BOOK REVIEW / A gift horse with a nasty bite: Gifts by Nuruddin Farah, Serif pounds 9.99
Sunday 02 May 1993
Farah's heroine Duniya was herself a 'gift', given by her dying father as a bride for his blind crony, who was old enough to be her grandfather. She made the best of it and had quite a diverting set of twins, but was subsequently wary of all offerings, especially between those with power - ie, the men in her society - and those without - ie, the women.
Having been married twice and then watched over by various male relations, Duniya is at last largely self-supporting as a midwife in a Mogadishu hospital. She is determined that her three children should not accept charity from self-appointed benefactors or extended family. Extra strain is put on her scruples when she falls genuinely in love with a financially successful man called Bosaaso, who has worked in New York for 25 years and comes equipped with the video her children crave and a car she finds increasingly useful. While Bosaaso's motives are genuine, too, he must learn to tiptoe round Duniya's premise that gifts are suspect. The negotiations are tense.
The novel's strongest points are the nuance of characterisation, the richness of its symbolism and the unselfconscious interweaving of the mythical with the mundane. It is set in 1985, and its domestic and romantic drama is punctuated by press reports of rain failure and escalating famine. There are implications of collusion between donor countries, multi- nationals and local rulers undermining the country's self-determination and dignity - a subtextual examination of the nature of giving that finds EC countries supplying 'only slightly' Chernobyl-contaminated milk, and Western banks draining profits from hard currency-producing cash crops just to service their loans.
The book was conceived and drafted before the latest wave of Somali famine and civil war, certainly before the US marines were sent in last year on Operation Restore Hope, to which Farah apparently nodded grudging approval. He is said to deplore news pictures which show Somalis only with 'faces empty of everything, save the pains of starvation', and his novel, at least, displays faces full of personality and the expressions of a still-proud culture.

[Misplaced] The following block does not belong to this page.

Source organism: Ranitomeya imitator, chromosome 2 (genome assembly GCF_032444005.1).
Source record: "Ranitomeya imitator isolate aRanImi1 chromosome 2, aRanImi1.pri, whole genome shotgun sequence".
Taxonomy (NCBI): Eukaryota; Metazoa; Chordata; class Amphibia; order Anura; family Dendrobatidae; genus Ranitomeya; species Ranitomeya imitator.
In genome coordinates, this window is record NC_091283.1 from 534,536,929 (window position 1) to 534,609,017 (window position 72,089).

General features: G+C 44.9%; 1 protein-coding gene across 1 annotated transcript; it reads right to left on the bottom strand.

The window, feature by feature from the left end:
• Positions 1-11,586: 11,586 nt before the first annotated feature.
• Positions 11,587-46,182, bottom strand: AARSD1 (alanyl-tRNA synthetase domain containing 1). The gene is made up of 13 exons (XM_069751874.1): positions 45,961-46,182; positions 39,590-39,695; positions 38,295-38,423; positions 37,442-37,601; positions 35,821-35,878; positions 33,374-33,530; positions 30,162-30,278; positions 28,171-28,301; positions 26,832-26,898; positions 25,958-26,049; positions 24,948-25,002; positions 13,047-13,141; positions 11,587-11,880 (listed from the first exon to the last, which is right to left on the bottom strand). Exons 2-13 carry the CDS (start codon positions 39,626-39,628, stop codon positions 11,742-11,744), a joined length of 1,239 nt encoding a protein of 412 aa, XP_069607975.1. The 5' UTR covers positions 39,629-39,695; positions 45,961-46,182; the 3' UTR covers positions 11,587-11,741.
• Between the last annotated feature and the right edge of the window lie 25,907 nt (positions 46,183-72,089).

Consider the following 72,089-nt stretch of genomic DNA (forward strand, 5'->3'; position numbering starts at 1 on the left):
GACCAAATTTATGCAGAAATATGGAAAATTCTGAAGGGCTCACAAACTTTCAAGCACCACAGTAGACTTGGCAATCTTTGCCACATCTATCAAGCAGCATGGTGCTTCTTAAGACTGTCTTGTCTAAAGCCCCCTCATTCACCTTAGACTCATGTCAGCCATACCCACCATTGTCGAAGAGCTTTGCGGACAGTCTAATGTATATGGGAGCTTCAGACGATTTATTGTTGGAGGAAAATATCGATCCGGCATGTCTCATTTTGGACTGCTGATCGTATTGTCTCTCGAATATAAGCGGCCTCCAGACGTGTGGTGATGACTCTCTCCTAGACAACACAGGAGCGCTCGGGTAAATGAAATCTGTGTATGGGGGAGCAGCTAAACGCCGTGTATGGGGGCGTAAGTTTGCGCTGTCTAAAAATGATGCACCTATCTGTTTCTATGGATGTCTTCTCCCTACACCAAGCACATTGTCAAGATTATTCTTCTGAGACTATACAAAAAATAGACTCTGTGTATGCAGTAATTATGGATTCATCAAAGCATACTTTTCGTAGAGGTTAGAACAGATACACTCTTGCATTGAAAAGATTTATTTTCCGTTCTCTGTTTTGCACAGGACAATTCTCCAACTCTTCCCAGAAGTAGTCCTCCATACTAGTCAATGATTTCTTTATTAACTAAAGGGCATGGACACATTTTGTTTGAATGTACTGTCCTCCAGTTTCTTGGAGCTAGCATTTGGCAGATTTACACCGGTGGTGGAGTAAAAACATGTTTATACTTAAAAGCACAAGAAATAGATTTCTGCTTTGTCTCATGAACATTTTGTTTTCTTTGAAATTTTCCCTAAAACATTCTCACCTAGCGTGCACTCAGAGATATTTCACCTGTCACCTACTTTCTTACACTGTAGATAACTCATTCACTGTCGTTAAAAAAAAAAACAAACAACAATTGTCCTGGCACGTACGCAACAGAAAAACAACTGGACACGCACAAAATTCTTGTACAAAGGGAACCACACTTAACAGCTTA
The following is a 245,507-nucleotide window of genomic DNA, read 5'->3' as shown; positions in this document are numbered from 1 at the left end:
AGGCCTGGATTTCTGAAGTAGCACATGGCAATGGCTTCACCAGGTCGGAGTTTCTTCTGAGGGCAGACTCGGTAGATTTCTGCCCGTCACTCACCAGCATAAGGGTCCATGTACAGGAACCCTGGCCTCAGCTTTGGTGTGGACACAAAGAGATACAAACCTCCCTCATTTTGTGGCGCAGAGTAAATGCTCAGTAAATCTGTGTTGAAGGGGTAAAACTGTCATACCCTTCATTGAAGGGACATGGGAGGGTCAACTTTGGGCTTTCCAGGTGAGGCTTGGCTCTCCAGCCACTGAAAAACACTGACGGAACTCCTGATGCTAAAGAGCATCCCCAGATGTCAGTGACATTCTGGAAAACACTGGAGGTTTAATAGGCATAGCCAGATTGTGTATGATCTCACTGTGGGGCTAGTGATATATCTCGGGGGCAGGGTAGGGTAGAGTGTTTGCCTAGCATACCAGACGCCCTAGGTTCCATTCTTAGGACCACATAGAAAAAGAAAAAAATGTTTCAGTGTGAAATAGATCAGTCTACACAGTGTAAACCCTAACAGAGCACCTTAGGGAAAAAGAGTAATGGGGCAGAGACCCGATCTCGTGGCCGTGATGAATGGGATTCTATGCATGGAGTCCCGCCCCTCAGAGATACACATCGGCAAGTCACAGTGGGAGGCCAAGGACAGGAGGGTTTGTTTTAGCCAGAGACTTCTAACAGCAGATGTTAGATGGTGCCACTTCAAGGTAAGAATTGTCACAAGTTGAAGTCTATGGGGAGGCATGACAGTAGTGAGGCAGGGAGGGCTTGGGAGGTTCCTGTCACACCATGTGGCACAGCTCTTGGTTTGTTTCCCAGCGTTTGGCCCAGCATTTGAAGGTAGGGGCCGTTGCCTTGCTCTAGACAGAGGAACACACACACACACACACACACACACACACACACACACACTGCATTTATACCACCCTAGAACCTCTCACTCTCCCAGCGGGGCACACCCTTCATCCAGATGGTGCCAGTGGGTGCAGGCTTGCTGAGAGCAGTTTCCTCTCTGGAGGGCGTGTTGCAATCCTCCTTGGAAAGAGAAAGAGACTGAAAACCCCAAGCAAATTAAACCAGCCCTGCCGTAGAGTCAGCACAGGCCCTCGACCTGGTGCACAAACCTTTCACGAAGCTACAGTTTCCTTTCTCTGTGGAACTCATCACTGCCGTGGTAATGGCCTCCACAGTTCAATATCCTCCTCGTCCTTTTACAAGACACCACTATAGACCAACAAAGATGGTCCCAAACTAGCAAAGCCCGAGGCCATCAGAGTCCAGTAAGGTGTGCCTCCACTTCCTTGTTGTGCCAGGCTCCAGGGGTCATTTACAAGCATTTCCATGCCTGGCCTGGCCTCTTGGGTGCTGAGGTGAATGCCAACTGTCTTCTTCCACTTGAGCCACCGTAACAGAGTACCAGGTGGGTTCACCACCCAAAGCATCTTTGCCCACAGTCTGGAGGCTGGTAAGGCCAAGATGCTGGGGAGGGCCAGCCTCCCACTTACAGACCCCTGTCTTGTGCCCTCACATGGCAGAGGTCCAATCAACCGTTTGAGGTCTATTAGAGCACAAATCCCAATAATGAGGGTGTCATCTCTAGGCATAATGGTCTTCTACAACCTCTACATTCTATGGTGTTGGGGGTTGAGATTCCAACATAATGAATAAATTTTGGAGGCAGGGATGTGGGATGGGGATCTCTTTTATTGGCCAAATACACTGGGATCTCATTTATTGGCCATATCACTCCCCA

game of thrones reviewWarning: spoilers
North London meets The Exorcist in eerie suburban drama
Filming to begin on two new series due to be aired on Dave from next year
Arts & Ents blogs
- 1 Oxygen-starved 'dead zones' with no marine life up to 100-miles long discovered in the Atlantic Ocean
- 2 The man who filmed the Freddie Gray video has been arrested at gunpoint
- 3 Indonesia executions: Death row British grandmother Lindsay Sandiford will refuse to wear a blindfold when she faces firing squad
- 4 How the language you speak changes your view of the world
- 5 Tory activist asked to step down after Labour candidate Rupa Huq is 'manhandled' while questioning Boris Johnson on the campaign trail
The C-Word - review: Sheridan Smith shines in a warm, honest adaptation of Lisa Lynch's book about living with cancer
X-Men Apocalypse: First look at Jubilee and Jean Grey played by Game of Thrones star Sophie Turner
American Horror Story: Hotel Angela Bassett set to make 'lots of trouble' with Lady Gaga in season 5
Game of Thrones season 5 episode 4 - review: Sansa is in danger of becoming another footnote in Westeros' bloody history
Adam Sandler's The Ridiculous Six: Make-up 'used to darken skin of actors to make them look Native American'
Over 50,000 families shipped out of London boroughs in the past three years due to welfare cuts and soaring rents
EU asylum policy is 'a direct threat to our civilisation', says Nigel Farage
The Rothschild Libel: Why has it taken 200 years for an anti-Semitic slur that emerged from the Battle of Waterloo to be dismissed?
General Election 2015: SNP and its activists 'openly racist' towards the English, Farage says
General Election 2015: UK will be 'run for the wealthy and powerful' if Tories retain power, Labour warns
Schools forced to act as 'miniature welfare states' with teachers buying underwear and even haircuts for poor pupils